“I Make Art Until Someone Dies.”

With The Dark Knight Rises on the way, I’ve decided that a viewing of all the previous Batman films are in order, starting with Tim Burton’s Batman from 1989.

The movie’s enjoyable enough . . . but for some reason I don’t have quite the same nostalgia for this one as I have for all the other films. And, weirdly, that includes Adam West’s Batman.


This review will have SPOILERS.  Batman came out over twenty years ago, and it has a ton of sequels. Even if you haven’t seen this film, I’m pretty sure I’m not going to ruin it for you by saying how it ends.


Batman’s something of a crimefighting legend in Gotham, an urban myth that no one really believes in. But he comes into the public eye just as Gotham has a new enemy rising to power, the Joker.


1. Everyone talks about what a dark movie Batman is and how Joel Schumacher ruined the franchise with Batman Forever, but I’m not sure that I entirely agree. Batman and Robin is pretty terrible, I’ll grant you that. And Schumacher certainly had a more neon approach to Gotham than Tim Burton ever did. But I think it’s fair to say that there’s a a certain amount of camp in this movie, and it’s not just Jack Nicholson overacting his little heart out. Jack Palance is also quite over-the-top. I mean, that guy practically hisses out his lines. And there’s just something almost . . . stilted . . . about a lot the fight scenes. I’m not sure if it’s intentional or just a byproduct of the 80’s, but . . . there is something a little bit cartoonish about this movie.

2. I’m not knocking it, though. Batman’s a fun movie. And I enjoy the hell out of Jack Nicholson chewing every bit of scenery he can find. Well, okay. There was one moment that seemed a little excessive, even for Nicholson. But otherwise, I do like his interpretation of the Joker. He has all kinds of awesome lines. And comparing him to Heath Ledger honestly seems like a waste of time. The two portray radically different Jokers. It’s not like you could interchange them. Nicholson’s Joker would make no sense in Nolan’s The Dark Knight, and Heath Ledger—while brilliant—would be completely wrong for this Batman.

These guys could be a sitcom. The Super Odd Couple, if you will. But if THIS Batman had to fight Heath Ledger's Joker . . . come on. You'd be putting money down on Joker, right? Right?

3. The whole noir setup is fun, even though Burton kind of abandons it in the next movie. There is not much in life that cannot be improved by a stylish fedora.

4. Now, Michael Keaton’s Batman . . .

Unlike virtually everyone else in this movie, Michael Keaton is very understated here—except for in one scene, which . . . boy, we will talk about that scene later. His actual Batman is fine. His voice is infinitely less mockable than Christian Bale’s. And his Bruce Wayne is . . . interesting. Instead of the rich, playboy millionaire cover that Bruce Wayne is often associated with, Michael Keaton instead goes for the . . . rich, odd duck millionaire? You know, he’s kind of quiet and vaguely eccentric. It’s a bit unusual, but I guess it works well enough for this movie.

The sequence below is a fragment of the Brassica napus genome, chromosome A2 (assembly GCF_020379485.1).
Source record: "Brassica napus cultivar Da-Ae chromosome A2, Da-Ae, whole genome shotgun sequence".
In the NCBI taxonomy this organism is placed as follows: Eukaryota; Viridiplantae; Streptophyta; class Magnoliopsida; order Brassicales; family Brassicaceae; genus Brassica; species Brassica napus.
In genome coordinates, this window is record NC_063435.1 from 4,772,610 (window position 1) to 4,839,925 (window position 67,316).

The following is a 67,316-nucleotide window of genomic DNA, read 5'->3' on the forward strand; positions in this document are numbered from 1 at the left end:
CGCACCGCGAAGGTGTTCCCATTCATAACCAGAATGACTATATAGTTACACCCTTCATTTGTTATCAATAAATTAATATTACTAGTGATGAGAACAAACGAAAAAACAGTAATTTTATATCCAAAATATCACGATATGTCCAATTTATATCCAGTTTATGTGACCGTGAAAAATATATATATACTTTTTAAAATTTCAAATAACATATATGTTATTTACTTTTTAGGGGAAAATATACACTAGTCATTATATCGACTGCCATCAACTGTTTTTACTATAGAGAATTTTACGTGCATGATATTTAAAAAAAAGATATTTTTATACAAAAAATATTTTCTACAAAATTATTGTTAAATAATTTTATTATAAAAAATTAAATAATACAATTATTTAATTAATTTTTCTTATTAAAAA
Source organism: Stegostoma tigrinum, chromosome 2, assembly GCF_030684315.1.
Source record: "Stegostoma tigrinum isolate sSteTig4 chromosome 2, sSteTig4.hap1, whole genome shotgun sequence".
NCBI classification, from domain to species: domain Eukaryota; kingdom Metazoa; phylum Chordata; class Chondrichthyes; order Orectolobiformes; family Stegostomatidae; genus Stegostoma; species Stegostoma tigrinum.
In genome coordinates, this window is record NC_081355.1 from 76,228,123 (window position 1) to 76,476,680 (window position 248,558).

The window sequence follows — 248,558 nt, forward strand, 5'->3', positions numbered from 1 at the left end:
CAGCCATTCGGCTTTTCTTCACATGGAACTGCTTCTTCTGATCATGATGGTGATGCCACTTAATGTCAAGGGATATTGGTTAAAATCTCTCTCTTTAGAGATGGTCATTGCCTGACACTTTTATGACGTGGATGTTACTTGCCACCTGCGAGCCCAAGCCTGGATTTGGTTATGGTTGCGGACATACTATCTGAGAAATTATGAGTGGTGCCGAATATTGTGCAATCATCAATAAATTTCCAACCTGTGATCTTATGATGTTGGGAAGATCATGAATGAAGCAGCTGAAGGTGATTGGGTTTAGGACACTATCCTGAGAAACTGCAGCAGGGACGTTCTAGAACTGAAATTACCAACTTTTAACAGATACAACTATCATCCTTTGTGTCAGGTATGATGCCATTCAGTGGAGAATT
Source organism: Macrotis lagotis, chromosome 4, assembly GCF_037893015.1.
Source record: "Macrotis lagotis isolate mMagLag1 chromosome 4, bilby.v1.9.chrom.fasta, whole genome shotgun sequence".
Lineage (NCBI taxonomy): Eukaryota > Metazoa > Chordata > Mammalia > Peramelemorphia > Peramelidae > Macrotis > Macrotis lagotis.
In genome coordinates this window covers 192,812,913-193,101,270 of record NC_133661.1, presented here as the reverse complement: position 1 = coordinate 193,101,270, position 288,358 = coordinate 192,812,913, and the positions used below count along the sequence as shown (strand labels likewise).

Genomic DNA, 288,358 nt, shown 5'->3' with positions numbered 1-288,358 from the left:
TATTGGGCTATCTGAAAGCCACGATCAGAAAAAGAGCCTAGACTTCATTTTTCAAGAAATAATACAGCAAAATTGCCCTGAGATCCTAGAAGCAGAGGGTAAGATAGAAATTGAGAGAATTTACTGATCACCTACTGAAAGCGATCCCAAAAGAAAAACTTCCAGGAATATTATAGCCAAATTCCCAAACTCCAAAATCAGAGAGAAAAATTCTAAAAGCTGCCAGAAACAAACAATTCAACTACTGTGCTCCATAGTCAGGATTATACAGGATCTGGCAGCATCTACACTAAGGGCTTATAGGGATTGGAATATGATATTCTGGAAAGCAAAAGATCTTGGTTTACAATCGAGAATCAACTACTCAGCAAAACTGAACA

The weird thing, though, is how much this movie isn’t about Batman. It’s an origin story, kind of—Batman’s fairly new to the superhero biz, and we spend some time finding out about the tragic happenings that led him to become the bat he is today—but it feels like you seldom get his POV on anything. I think we spend more time with Vicki Vale than we do with Bruce Wayne. We certainly spend more time with the Joker. It’s not necessarily a negative, just a bit surprising for a movie titled Batman.

5. The romance between Bruce Wayne and Vicki Vale is absolute bullshit.

You think this is a wedding photo? Well, you're wrong. This is apparently just the dress Vicki Vale wears to big parties. Oh, the 80's.

One of the problems in this movie—and so many, many movies—is that I can’t buy this instant love story, like, at all. If you’re going to try and sell a we had one date and now we’re made for each other kind of romance, the actors need to have incredible chemistry. There should be meaningful conversations, great dialogue, superb acting. There really needs to be some sign of actual connection between the two characters.

Let’s look at how these two lovebirds hook up, shall we?

Vicki Vale, a successful photojournalist, comes to Gotham to partner up with Knox and work on a piece about the elusive Batman. She goes to Bruce Wayne’s big party in hopes of talking to Commissioner Gordon. On the way, she runs into Bruce Wayne, only she doesn’t know who he is.

Vicki: “Hey, guy. Do you now which one of these dudes is Bruce Wayne?”

Bruce (thinking): Ha! That’s so funny. I’m the richest man in Gotham, and she doesn’t know who I am. But she really wants to talk to me, and also, she’s incredibly beautiful. Hmmm. Let’s not tell her.

Bruce: “Nope. Sorry, lady.”

Vicki: “Ugh, whatever. Excuse me.”

A few minutes later, Vicki and Knox sneak off where they aren’t allowed to go. Bruce follows them. They start looking around at his art collection and make fun of it. They make fun of Bruce Wayne, too, not realizing that he’s standing, like, six inches behind them.

Bruce (thinking): I’m so inexplicably drawn to judgmental people with long legs. I will announce myself now, and this beautiful woman will feel embarrassed. Then, her embarrassment will transform into ardent passion.

Bruce: “So, yeah. That sculpture’s Japanese. I know cause I’m the one who bought it. Yeah, you heard me. I’m BRUCE WAYNE, motherfucker!”

Bruce has to leave suddenly so he can go save the city for a while. He gives Knox a grant to show he’s both a, generous, and b, so absurdly rich he’ll give anyone a grant as long as it might impress a beautiful woman nearby. Sometime later and offscreen, Vicki calls up Bruce and they decide to go out on a date. The date is also at Wayne Manor. They sit at a table so absurdly long that they have to call out to hear one another.